As some like to complain about the cold and wet spring we have had so far, just stop to think that wildfire season will be here before you know it. Soon you will be praying for cold and wet when the smoke starts to settle in the valley. As we enjoy the smoke-free air in Montana, firefighters are hard at work battling wildfire flames in New Mexico.

Fire season is already burning much of the southwest.

As of today (5/24) the Calf Canyon Fire and Hermits Peak Fire have burned 311,148 acres in New Mexico. Nearly 3,000 firefighters are battling the wildfire. Firefighters from all over the map, even our very own Missoula Fire Department, are pitching in and helping.

The Missoula Fire Department sent an engine down to New Mexico to help with the fire fighting efforts. While checking the for hot spots in already-burned areas, they stumbled across a new addition to the area. A small calf elk was discovered.

They call the young elk "Cinder"

According to the Facebook post from the Calf Canyon Fire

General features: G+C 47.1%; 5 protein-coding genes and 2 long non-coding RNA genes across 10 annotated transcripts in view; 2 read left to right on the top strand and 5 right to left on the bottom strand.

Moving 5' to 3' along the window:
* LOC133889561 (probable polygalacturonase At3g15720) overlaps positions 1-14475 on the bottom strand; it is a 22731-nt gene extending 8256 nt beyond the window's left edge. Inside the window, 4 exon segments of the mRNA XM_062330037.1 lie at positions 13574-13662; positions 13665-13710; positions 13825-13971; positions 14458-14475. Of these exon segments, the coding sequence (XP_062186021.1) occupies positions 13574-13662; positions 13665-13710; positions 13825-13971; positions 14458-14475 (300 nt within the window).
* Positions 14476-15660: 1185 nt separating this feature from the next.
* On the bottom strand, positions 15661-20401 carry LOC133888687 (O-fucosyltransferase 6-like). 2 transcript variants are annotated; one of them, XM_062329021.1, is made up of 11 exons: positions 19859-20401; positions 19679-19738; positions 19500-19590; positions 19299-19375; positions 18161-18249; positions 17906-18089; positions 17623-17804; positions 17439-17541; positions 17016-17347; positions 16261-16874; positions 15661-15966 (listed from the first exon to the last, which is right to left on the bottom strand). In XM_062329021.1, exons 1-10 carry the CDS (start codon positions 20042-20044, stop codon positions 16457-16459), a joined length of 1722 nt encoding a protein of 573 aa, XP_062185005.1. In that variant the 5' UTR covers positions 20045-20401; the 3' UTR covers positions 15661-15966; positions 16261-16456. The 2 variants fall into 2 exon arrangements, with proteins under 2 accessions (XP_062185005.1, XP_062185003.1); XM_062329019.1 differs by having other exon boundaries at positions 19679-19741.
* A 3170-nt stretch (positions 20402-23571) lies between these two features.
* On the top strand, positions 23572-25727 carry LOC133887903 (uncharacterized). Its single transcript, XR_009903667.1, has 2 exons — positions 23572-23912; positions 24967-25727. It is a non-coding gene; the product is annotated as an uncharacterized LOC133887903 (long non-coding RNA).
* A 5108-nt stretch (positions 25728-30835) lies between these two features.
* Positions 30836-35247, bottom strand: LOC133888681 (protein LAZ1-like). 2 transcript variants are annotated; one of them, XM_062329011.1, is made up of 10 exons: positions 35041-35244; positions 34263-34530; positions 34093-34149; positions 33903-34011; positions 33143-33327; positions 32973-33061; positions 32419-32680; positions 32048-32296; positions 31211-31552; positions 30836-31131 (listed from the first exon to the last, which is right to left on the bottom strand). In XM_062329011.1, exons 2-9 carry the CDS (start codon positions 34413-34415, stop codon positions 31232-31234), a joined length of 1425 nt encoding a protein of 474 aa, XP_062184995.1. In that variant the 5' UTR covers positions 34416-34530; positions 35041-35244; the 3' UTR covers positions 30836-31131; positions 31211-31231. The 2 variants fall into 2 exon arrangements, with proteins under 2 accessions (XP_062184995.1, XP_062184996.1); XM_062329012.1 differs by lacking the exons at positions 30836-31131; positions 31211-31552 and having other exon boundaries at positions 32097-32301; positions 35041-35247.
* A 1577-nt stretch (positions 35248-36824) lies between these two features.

A young elk calf was alone in an area of severely burned forest. “She was lying quietly in a six-inch deep layer of white ash, surrounded by the blackened remains of fir trees”, says firefighter Nate Sink. The Missoula crew observed her for an hour, in hopes that her mother would return. Eventually, they approached, and finding no adult elk tracks nearby, they sought help for little “Cinder” down the road in Upper Rociada.

They contacted local ranchers and found a livestock veterinarian. The vet recommended they rehydrate the calf with condensed milk and water. The Missoula crew fed the young calf using syringes as bottles. When Cinder was stable, they sent her to the New Mexico Wildlife Center where she is currently getting to know her surrogate mother.

They estimate it will take nearly 4 months of rehabilitation before Cinder can be released back into the wild.

LOOK: Stunning animal photos from around the world

From grazing Tibetan antelope to migrating monarch butterflies, these 50 photos of wildlife around the world capture the staggering grace of the animal kingdom. The forthcoming gallery runs sequentially from air to land to water, and focuses on birds, land mammals, aquatic life, and insects as they work in pairs or groups, or sometimes all on their own.

LOOK: Here are the pets banned in each state

Because the regulation of exotic animals is left to states, some organizations, including The Humane Society of the United States, advocate for federal, standardized legislation that would ban owning large cats, bears, primates, and large poisonous snakes as pets.

Read on to see which pets are banned in your home state, as well as across the nation.